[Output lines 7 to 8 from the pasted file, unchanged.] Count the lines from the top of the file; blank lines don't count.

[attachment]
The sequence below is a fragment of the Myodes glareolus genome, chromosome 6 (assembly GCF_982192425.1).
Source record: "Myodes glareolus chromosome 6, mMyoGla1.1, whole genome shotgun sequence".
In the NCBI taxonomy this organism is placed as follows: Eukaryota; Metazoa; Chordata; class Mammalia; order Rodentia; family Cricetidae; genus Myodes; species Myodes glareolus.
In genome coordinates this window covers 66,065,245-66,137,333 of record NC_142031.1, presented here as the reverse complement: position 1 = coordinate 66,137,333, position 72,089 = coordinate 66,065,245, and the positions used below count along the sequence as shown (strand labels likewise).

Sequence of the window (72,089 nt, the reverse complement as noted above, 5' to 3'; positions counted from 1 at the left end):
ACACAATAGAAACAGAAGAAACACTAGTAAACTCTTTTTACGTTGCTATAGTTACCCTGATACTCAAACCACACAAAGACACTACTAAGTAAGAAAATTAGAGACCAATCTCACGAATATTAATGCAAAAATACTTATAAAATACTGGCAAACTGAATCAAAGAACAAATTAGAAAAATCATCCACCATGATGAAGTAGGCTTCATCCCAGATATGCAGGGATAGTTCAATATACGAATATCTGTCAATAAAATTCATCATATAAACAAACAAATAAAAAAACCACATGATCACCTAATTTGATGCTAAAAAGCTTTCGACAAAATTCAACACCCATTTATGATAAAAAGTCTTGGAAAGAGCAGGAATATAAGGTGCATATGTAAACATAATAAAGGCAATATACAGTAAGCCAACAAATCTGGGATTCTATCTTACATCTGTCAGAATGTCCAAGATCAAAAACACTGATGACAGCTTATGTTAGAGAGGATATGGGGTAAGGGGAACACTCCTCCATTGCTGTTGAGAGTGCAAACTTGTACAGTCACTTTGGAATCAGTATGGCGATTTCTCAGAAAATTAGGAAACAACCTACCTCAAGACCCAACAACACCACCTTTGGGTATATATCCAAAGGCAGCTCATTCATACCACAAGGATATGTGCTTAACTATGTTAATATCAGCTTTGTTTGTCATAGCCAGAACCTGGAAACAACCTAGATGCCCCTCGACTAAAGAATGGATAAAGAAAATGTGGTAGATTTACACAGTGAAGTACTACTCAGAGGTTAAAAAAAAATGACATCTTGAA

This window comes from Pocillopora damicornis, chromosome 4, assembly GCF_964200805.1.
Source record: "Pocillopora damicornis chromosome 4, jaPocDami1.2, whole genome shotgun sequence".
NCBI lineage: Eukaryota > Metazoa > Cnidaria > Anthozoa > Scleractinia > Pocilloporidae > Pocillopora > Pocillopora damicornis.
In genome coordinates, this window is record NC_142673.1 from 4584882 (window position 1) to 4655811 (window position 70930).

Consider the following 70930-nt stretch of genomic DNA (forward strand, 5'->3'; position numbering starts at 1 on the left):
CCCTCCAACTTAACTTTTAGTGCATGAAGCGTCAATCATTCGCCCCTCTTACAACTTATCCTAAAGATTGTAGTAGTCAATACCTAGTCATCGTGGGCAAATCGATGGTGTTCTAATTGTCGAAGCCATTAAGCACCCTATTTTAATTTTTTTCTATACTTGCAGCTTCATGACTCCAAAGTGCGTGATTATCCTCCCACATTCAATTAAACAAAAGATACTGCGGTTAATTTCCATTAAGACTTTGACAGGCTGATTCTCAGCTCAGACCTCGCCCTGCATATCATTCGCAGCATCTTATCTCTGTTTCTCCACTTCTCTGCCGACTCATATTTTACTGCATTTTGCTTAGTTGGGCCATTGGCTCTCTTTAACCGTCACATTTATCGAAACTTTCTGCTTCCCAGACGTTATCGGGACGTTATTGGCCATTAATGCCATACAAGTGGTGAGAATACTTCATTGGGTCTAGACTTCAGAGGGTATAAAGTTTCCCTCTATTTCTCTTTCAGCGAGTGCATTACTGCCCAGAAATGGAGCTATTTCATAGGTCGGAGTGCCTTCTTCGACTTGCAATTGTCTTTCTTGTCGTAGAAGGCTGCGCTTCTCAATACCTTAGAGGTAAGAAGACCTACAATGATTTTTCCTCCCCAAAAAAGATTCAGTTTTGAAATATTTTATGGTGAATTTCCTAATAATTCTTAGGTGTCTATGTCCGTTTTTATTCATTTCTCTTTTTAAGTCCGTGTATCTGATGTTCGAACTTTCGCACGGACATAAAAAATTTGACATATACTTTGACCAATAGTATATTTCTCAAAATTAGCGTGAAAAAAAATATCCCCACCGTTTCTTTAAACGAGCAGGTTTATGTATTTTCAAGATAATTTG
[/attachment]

This window comes from Pocillopora damicornis, chromosome 4, assembly GCF_964200805.1.
Source record: "Pocillopora damicornis chromosome 4, jaPocDami1.2, whole genome shotgun sequence".